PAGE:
There Are No Participation Trophies In Business

Almost every business today "talks" about the criticality of innovation as a lever to get and stay ahead of its competition.
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Almost every business today "talks" about the criticality of innovation as a lever to get and stay ahead of its competition. Perversely though, at a time when the urgency to innovate is higher than it has ever been, very little action seems to actually be taking place. The latest Business Confidence Report from Deloitte reveals a fascinating disconnect between optimism and action when it comes to innovation. The results of the survey show executives in C-level positions ("CXO's") are more confident than ever that they are on a path to success. Almost 70% of respondents report that they are very confident that their company will outperform competition in the next 12 months... but what they are doing (or more precisely, not doing) in order to make that a reality reveals a lot about the nature of corporate risk-aversion.

Frozen in the Headlights. It's hard to argue against the notion that change is accelerating - in markets, in the nature of competition and in the technologies that underlie business models. More than 40% of CXOs surveyed are concerned about rapid technological change and almost 90% believe that that same technological change is leading to a skills gap in their companies and that they face a "brain drain."

In the face of that, one might logically assume that most companies would be marshaling their resources to stay on top of technological trends and to hire and reward the talent able to keep them ahead of the curve. But they're not. In fact, many appear to be stuck in inaction.

The majority of CXOs from our study are not prioritizing investment in employee recruitment and retention to address the need for new and different skills at their company. Only 50% do anything to reward innovation and less than 35% are doing anything to collaborate with outside organizations.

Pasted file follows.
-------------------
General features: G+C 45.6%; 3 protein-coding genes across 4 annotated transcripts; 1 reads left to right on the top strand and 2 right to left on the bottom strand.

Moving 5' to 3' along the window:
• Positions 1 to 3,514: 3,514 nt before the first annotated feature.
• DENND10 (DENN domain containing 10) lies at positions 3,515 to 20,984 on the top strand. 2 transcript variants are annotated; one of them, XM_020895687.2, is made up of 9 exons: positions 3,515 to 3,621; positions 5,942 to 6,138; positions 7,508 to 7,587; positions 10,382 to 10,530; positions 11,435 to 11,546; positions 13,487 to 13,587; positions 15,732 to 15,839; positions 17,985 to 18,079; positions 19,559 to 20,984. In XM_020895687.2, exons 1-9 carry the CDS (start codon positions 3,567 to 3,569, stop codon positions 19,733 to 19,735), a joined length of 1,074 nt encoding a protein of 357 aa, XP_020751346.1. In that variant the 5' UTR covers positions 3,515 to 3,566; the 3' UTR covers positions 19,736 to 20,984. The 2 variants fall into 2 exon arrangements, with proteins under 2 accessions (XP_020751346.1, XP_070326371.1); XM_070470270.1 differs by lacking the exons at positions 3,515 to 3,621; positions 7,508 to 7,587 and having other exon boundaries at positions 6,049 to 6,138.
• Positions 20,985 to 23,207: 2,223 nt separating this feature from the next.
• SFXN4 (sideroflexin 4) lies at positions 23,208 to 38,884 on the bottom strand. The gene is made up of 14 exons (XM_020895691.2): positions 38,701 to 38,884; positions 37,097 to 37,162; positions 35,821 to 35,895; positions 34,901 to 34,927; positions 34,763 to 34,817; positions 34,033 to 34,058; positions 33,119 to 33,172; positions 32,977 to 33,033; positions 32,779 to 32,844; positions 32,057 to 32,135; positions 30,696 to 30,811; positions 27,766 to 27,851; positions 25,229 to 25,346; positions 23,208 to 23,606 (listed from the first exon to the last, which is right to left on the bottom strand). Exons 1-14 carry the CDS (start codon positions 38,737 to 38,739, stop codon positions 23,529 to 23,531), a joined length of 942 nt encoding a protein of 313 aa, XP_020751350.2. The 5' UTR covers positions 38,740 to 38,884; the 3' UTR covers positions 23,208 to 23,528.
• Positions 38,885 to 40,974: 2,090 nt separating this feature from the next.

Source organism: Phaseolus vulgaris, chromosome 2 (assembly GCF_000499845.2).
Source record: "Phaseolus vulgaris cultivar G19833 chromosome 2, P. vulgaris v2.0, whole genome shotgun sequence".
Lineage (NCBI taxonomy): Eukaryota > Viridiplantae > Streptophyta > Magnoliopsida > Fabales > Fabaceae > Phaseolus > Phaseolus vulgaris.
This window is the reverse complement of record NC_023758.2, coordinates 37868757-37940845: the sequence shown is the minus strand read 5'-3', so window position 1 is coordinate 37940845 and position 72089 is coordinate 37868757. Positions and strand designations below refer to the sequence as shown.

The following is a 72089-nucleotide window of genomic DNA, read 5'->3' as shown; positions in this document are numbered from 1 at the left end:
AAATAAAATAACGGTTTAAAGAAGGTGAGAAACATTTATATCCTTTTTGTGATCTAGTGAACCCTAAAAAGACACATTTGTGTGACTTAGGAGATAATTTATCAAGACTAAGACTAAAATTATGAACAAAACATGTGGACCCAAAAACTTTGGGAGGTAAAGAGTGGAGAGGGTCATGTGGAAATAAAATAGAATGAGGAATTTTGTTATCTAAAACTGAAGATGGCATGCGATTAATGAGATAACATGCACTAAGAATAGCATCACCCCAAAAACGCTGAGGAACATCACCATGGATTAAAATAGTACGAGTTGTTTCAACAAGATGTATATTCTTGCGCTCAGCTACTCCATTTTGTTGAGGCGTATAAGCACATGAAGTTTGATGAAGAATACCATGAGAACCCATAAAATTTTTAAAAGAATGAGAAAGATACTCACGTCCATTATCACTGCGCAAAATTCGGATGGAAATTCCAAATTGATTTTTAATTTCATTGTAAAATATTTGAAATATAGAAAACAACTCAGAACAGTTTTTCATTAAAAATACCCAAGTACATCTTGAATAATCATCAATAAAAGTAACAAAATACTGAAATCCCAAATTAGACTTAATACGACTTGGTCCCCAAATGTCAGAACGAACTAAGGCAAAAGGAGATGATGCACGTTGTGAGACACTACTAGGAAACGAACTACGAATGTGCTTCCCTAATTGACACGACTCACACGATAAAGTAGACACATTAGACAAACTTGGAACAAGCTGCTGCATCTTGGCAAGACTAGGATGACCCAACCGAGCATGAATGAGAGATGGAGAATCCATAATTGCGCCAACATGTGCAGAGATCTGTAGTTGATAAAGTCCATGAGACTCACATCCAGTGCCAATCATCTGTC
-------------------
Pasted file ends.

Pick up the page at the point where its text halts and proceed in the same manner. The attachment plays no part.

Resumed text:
And perhaps most concerning, when they do set out to innovate, the vast majority of companies are relying on the traditional levers of product development and customer experience as their primary levers. Through a body of research that stretches back through 3 decades of effective and ineffective innovation - known generally as research into the Ten Types of Innovation - Doblin found that doing so is highly correlated with value destruction.

Lessons Learned. All of this paints a pretty dire picture for what's in store for the broad swath of companies in the study. Even in the face of unprecedented change, they seem to be ignoring some classic lessons from great innovators:

  • Look beyond products to other aspects of your business system to innovate.
  • Open your doors to external collaborators to help broaden the value of the systemic solution.
  • Focus relentlessly on attracting the best and the brightest to your ecosystem, valuing non-traditional skillsets, and reward them appropriately.

It all seems to have been lost in the ether.

Of course, there is nuance in the details behind Deloitte's study; clearly, some of the CXOs surveyed are innovating with confidence and with the intent of winning in their business. But taken in aggregate it would suggest that there are companies out there that are simply hanging on and hoping for the best. They don't necessarily aspire to lead the pack in innovating and responding to change, but they also assume that it's OK to be middle - or even at the bottom - of the pack.

Much has been written recently about our tendency to reward young athletes for showing up, for participating, for simply putting in a modicum of effort. I won't venture to judge whether that is good or bad for the local little league, but I'm pretty sure it's bad for business.

I would encourage any self-assured executive to remember what is necessary in times where change is as rapid and unpredictable as it is now: you should move faster than the market to stay constantly relevant, to effectively deliver shareholder value, and to be positioned to win. The alternative is to rest assured on the lessons of how things have worked in the past... and you will likely lose. You can act with purpose or you can go with the flow. But remember: in business, there are no trophies for participation.